Pumphrey looks back on advancements

Pumphrey takes a moment to discuss the many advancements in which he was proud to take part at the college. Photo by Teal Christensen.

South Puget Sound Community College President Gerald Pumphrey said he has witnessed amazing advances at the college since beginning his work as president on Aug. 1, 2006.

Though determined not to enter with presumptuous goals, Pumphrey was immediately introduced to prospective projects including the development of a Hawks Prairie campus that he found “tremendously intriguing.”

Because of a national economic decline, college funding did not allow the project to be implemented, but other aspects of the college maintained the president’s excitement.

According to Pumphrey, his expectations of the college spawned from several years of experience at other institutions.

Though some features are similar between all community colleges, SPSCC’s comprehensive quality is especially important to him, he said. Pumphrey said he is proud of the extensive opportunities at the college which include academic transfers, continuing degrees, and technical training.

The physical appearance of the campus is also superior, said Pumphrey, having visited over 200 different campuses, he sees this campus as the most beautiful and neat.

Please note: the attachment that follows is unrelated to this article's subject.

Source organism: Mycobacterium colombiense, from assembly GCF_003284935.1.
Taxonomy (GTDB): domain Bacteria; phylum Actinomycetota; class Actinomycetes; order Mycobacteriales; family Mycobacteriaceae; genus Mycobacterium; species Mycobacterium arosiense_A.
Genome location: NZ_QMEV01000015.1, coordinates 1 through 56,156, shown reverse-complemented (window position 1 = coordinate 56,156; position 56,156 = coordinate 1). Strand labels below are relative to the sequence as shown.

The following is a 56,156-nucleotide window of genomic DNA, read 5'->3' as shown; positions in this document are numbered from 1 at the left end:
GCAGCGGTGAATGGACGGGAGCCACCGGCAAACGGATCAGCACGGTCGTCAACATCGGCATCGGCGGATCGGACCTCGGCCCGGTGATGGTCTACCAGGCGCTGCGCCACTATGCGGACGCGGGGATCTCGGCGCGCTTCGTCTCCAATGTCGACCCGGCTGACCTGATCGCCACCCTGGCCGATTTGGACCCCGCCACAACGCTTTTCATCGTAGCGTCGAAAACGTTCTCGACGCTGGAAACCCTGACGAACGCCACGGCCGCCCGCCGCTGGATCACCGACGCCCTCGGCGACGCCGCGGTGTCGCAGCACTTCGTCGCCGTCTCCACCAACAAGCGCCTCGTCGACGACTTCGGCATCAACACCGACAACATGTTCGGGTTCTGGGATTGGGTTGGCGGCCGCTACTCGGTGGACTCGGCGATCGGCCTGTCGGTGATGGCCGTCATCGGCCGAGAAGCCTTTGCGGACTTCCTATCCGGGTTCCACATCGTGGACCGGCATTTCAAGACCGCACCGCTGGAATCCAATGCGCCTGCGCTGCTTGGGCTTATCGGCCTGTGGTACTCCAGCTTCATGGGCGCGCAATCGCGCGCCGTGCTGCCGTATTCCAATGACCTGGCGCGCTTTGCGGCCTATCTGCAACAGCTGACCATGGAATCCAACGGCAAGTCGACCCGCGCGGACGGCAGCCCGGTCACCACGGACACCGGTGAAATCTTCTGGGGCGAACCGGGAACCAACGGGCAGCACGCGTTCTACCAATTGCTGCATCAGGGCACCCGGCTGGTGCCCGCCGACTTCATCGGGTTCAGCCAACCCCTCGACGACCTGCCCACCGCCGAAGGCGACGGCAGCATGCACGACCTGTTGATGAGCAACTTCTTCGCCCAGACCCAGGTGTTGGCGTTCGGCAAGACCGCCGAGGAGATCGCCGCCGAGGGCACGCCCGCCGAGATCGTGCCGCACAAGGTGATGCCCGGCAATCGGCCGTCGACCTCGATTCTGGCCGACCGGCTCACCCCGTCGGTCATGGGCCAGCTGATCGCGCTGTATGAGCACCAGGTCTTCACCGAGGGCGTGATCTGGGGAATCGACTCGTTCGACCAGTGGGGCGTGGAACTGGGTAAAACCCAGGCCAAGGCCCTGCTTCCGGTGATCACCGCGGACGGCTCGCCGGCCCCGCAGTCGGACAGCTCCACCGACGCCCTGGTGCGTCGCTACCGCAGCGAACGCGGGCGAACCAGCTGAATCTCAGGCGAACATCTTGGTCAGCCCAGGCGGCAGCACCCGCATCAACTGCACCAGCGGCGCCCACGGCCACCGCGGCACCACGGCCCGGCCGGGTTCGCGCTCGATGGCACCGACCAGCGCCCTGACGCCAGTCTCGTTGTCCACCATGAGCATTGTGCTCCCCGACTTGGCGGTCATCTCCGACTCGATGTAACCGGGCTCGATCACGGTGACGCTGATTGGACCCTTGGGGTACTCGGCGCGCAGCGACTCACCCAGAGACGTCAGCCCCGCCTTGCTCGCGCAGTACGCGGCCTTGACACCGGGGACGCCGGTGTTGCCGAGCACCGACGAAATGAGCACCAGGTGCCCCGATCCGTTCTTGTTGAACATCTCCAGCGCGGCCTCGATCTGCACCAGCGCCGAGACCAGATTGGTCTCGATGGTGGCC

The main changes that have occurred since Pumphrey began working at the college are the new resources and support for hybrid classes, and vast technical advancements in several programs. These developments include new labs for computer drafting and digital media, and the use of hybrid cars in automotive programs.

Throughout his time at SPSCC, the main problem he has faced was tuition not fully compensating for state funding cuts. He said, “Other problems pale in comparison.”

The best way to avoid major problems is to engage a fully supportive faculty and staff who are willing to work through harsh funding cuts, said Pumphrey. Previous staff changes in a few positions have consequently insured this support.

To his successor, Pumphrey advised setting a goal to know the institution before initiating severe changes.

He also suggested listening to the staff and students who have been working and studying here, ending on the assurance that whoever fills his position is “coming into a good college with good people.”